contract provided that Davis & Rankin should provide the building with their "system of drainage," which was explained by their agent to mean something superior to the ordinary, and peculiar to the complainants' structures. As completed, the water drainage is little else than a gutter, and a hole made in the ground a few feet outside of the building. The refrigerator room was to be constructed on the plan of the "New York Cold Storage Room." What was built was a simple compartment, constructed so as to project from the working room into the ice room, the ice being filled in over and around the refrigerator, except at the entrance end. The latter had no ventilation, the only opening being the door by which it was entered from the work room. The special characteristics of the "New Yprk Cold Storage Room" do not appear to have been very clearly explained by the complainants' agent, but he created theimpression upon the defendants that it was peculiar in structure, was built upon that were patented, and was a very desirable thing to have in a creamery, and of somewhat expensive make. There were other particulars in which the building failed to satisfy the contract, which I shall not f!top to enumerate. The short and feeble performance of the undertaking, so far as the building was concerned, was such that it would not be equitable to compel the defendants to take it. While a court of equity ,will not allow an unimportant defect which ,has occurred without intention, and can be compensated for in damages, to stand in the way of compelling specific perfo:rmance of a contract where there is no other objection, (Winne v. Reynolds, 6 Paige, 407; Will. Eq. Jur. 290; Henry v. Graddy, 5 B. Mon. 450; Fry, Spee. Perf. § 791,) still.it will not compel a party to perform a contract which has not been, substantially performed on the other side. Certainly this must be so when by the very terms of the contract the performance by the one is made the condition of the performance sought to be compelled. Fry, Spec. Perf. § 797; Bimmonsv. Hill, 4 Har. & McH. 252; Marble Co. v. Ripley, 10 Wall. 339, 357, 358. Applying these principles to the facts of thtl present case, it is clear that the bill cannot be sustained, and it must therefore be dismissed. Other considerations apply to the cross-bill. The purpose of that bill is the rescission and cancellation of the contract; and the ground for that relief. consists in the misrepresentations by the agent of the complainants in respect of material facts which were part of the inducement to the contract. Upon the facts disclosed by the evidence, I should be disposed to think that if there had been reasonable promptness and dilgence in repudiating the bargain when the falsitJof the representations was known; or should, with reasonable attention, have been known, many of the defendants were so far victims of imposition that they had an equity for rescission. It is clear enough from the evidence that the representations affected the different parties in a different way. Some appear t<;l have been more completely misled than others.. Some attached greater importance to the ,matters represented than others. There are· difficulties in applying the rem!'1dy for rescission in cases where some of the parties on, one side ofa:c<mtract are in a situation entitling them. on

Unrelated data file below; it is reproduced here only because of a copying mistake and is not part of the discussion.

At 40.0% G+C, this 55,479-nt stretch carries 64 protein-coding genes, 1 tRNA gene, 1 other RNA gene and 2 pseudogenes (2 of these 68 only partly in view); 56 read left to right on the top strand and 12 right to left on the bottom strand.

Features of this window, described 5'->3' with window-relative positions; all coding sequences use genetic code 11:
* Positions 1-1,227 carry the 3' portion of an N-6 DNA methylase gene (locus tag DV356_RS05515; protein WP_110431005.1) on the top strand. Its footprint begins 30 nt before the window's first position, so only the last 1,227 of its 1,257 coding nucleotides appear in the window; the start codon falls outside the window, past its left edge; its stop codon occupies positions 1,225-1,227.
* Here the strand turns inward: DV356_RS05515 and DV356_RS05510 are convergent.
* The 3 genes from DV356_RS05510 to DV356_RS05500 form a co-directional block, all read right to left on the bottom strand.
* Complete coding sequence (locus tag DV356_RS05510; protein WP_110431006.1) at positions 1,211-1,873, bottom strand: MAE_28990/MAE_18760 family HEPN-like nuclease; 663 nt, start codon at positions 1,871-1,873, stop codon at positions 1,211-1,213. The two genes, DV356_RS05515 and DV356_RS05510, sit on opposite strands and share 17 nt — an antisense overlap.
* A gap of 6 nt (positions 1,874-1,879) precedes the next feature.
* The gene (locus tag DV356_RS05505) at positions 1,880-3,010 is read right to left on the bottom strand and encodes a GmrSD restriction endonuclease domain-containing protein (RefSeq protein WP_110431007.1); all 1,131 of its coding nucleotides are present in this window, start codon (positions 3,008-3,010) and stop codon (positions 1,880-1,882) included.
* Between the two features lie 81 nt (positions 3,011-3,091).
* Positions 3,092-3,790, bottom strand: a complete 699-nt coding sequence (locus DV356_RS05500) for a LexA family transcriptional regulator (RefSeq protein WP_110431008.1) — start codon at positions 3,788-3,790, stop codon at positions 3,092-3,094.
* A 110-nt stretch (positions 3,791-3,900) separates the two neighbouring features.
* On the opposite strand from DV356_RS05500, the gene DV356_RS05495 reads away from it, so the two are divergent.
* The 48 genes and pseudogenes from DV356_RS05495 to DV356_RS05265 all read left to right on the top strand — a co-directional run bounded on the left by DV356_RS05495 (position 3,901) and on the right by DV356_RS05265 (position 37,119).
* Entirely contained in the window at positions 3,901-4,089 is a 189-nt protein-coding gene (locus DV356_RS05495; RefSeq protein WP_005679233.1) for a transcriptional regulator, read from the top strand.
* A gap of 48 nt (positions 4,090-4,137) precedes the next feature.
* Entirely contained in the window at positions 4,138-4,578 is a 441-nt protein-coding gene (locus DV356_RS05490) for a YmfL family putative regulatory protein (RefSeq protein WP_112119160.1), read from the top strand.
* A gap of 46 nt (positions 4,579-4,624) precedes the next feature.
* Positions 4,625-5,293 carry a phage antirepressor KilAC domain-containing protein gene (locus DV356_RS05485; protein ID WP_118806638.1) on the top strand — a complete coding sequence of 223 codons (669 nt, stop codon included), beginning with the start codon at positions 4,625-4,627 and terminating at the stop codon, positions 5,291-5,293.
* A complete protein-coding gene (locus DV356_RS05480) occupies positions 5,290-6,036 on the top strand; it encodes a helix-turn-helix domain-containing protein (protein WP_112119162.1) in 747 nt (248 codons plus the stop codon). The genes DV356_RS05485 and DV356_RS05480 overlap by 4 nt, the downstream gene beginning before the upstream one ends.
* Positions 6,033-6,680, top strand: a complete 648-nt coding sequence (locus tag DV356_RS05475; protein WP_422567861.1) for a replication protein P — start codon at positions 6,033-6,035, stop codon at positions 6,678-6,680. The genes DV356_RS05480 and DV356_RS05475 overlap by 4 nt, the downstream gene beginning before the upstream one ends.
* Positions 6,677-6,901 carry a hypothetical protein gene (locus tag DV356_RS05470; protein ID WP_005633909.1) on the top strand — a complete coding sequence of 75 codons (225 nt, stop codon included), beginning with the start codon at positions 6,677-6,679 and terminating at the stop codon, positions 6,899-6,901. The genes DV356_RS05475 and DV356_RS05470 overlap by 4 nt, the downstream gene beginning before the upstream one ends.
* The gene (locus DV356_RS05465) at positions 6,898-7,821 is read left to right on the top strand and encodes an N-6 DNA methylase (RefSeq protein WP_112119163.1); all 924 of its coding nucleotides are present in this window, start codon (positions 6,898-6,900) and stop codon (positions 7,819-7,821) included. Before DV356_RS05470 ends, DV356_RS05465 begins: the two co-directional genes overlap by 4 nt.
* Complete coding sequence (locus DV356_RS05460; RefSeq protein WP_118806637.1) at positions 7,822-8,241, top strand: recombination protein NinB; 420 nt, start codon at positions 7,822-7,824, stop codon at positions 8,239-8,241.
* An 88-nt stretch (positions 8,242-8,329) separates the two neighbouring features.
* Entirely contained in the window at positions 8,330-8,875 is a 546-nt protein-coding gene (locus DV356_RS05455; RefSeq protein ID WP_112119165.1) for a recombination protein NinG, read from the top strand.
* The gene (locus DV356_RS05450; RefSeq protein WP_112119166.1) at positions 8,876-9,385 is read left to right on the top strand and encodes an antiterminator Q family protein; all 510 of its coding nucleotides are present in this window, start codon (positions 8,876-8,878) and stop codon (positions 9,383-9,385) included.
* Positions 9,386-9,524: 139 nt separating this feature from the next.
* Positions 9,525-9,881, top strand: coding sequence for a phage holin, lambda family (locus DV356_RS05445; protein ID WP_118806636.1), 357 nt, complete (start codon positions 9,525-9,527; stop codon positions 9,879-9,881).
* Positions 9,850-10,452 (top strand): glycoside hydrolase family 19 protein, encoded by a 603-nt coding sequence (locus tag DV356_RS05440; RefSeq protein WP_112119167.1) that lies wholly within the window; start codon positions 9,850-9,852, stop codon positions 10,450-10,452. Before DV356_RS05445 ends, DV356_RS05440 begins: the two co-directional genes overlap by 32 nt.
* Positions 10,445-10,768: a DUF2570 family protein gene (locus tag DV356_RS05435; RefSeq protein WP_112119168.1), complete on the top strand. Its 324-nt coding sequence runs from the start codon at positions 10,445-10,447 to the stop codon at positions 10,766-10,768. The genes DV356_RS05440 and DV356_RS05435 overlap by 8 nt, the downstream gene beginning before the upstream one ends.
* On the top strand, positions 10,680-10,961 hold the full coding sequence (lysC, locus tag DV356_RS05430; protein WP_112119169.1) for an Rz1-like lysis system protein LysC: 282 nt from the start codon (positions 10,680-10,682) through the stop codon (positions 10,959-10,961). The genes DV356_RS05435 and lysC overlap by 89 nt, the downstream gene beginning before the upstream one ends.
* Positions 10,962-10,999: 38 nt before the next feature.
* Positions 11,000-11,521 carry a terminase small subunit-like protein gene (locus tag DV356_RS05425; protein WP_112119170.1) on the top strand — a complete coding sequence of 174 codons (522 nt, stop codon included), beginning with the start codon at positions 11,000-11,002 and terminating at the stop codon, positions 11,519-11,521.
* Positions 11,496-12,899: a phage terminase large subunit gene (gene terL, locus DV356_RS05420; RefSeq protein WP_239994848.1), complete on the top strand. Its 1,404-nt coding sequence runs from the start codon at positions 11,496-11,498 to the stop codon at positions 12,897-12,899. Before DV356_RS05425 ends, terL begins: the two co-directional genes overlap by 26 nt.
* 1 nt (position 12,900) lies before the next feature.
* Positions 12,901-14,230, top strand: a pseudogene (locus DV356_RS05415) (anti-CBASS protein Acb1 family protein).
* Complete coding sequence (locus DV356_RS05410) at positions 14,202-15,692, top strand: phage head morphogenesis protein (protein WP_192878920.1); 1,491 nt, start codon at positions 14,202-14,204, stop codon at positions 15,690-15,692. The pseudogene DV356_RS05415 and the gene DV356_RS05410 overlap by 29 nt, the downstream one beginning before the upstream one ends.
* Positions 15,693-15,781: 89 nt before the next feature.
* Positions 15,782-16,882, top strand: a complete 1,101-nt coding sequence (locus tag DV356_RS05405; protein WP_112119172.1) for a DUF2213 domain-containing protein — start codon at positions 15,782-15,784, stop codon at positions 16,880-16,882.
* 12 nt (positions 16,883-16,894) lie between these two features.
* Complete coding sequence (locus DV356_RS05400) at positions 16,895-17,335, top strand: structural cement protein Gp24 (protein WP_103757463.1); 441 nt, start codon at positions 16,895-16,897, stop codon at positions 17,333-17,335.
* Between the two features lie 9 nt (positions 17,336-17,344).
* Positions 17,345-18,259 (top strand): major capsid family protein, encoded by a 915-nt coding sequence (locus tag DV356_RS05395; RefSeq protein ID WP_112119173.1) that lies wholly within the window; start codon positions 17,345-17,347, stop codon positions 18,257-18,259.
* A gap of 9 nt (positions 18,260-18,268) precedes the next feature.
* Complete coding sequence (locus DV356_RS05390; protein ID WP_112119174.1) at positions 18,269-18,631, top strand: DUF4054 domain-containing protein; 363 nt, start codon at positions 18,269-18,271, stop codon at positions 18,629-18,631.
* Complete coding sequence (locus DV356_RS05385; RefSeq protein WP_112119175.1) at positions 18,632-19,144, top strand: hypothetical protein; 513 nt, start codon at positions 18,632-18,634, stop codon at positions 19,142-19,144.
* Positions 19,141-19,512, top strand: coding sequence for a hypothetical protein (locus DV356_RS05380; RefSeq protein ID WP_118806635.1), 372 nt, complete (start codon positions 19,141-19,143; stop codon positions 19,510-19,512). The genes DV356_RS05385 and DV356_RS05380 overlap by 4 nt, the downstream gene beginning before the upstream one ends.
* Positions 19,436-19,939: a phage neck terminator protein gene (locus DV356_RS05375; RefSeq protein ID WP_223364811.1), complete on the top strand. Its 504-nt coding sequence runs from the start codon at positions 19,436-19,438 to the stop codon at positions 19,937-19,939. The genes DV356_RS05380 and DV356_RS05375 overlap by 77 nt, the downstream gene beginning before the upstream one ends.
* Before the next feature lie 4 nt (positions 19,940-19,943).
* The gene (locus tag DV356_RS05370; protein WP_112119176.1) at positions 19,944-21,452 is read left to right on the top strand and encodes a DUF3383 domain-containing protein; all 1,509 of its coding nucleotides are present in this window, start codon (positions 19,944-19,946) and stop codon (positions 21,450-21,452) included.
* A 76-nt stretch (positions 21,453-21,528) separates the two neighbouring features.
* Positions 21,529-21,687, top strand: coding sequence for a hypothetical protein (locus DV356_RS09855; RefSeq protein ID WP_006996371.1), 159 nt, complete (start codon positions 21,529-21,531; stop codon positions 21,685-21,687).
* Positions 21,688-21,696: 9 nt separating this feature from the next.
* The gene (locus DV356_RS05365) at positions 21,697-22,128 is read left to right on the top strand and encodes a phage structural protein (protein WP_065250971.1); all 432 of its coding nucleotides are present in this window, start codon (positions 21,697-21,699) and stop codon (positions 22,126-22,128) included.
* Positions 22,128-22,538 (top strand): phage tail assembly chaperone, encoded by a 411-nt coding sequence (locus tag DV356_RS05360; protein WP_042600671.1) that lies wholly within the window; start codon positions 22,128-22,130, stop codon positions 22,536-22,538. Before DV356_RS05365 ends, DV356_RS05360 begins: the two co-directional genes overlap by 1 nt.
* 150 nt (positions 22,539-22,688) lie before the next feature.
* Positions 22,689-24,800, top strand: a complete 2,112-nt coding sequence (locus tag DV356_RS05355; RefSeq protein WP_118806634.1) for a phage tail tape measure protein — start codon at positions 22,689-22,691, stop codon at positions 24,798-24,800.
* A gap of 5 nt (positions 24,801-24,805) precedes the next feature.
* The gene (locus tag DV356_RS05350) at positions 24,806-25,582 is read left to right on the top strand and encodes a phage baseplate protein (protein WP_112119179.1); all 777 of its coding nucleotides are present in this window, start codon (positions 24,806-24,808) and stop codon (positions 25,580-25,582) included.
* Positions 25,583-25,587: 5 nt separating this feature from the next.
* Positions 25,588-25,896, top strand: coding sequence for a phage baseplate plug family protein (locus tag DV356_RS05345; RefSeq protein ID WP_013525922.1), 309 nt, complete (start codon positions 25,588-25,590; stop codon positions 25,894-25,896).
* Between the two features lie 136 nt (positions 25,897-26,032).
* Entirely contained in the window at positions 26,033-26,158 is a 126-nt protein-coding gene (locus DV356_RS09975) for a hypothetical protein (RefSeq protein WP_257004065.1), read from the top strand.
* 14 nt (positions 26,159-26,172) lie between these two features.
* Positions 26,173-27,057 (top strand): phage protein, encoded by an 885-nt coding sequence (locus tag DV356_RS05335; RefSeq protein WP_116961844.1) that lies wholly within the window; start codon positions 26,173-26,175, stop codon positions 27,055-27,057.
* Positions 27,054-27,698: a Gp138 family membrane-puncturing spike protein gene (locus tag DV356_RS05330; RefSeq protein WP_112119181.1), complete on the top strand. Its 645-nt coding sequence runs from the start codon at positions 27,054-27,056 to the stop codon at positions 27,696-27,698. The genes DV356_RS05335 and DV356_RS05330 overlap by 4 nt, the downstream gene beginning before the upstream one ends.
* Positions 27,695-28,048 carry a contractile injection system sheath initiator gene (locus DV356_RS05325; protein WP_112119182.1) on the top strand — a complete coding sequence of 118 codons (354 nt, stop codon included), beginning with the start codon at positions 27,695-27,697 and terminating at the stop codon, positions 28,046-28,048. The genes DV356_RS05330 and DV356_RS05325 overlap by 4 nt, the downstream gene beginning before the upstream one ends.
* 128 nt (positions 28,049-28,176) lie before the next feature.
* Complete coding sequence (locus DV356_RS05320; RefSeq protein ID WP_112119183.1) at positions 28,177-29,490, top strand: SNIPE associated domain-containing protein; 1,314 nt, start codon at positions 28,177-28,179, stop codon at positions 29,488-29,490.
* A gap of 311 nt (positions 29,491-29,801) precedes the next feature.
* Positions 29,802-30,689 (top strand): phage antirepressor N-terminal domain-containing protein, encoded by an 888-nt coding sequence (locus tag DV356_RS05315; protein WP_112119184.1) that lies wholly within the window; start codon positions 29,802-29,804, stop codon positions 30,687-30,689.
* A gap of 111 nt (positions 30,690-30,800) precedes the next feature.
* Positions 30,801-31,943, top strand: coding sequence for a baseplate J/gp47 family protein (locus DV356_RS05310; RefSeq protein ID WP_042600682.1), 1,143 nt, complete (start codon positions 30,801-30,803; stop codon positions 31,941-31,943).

their own account, and some are not; for if the contract is rescinded in part it must be in toto, and it is not difficult to see that such relief might thus in great measure miscarry under such conditions. Fry, Spec. Perf. § 696, and cases in notes. And there is a wide difference in the degree of merit which will enable a party to resist specific performance of a contract, and that which will entitle him to have it rescinded; and the attitude of the court towards the prayer for relief in such cases is for that reason not at all the same. Fry, Spec. Perf. § 233; Willanv. Willan, 16 Ves. 83; Savage v. BrocksO'pp, 18 Ves. 335; St. John v. Benedict, 6 Johns. eh. 111. But the defendants are not, for another reason already iudioated, entitled to a decree for rescission. The rule is that a party who seeks to rescind his contract on the ground that it was induced by the fraud of the other should take prompt action in repudiating the contract when the fraud is discovered, and should notify him of his purpose to disavow and disown it. Grymes v. Sanders, 93 U. S. 55; Ayres v. MitcheU,3 Smedes & M. 683; Lawrencev. Dale, 3 Johns. eh. 23; McKay v. Carrington, 1 McLean, 50. In the present case, while there is ample evidence tbat the defendants complained about the structure of the building almost from the laying of the foundations, there is no evidence sufficiently showing that they elected to rescind for fraud in the other party, and gave notice of such election. Indeed, there is nothing in the case, as it has been laid before me, to indicate that any claim for rescission was distinctly ll!ade until the filing of the answer and cross-bill. It follows that the cross-bill must also be dismissed. The defendants will recover costs in the main case, and the complainants should have costs in the suit upon the cross-bill. .
SMITH 11. GREEN
February 6, 1889.)
(Oirctlie OOU'1't, D. Minnesota.
To a bill for the cancellation of a quitclaim deed from complainant to defendant G., P. and J. were made parties defendant, the bill that they and each of them had made fraudulent representations for the purpose of procuring the execution of the deed. and a general confederating clause waS inserted. There was no averment that P. and J., or either of them, were agents or attorneys for G., or that G. held the title in whole or in part for their benefit. or that they had or expected any interest in the land conveyed; and no relief was prayed for as agalDst them. Held. that they.could not be required to answer.
In Equity. On demurrer to bill. Tbe bill of complaint states that from July 23, 1858, to June, 1886, the complainant was the owner of an indefeasible estate of inheritance in ·and to lot No.4 of the S. W. ! of section 28 of township 29 of range 24, containing 67.25 acres of land, situated in Hennepin county, in the state Of'Minnesota,and subject to a mortgage to the defendant John Green to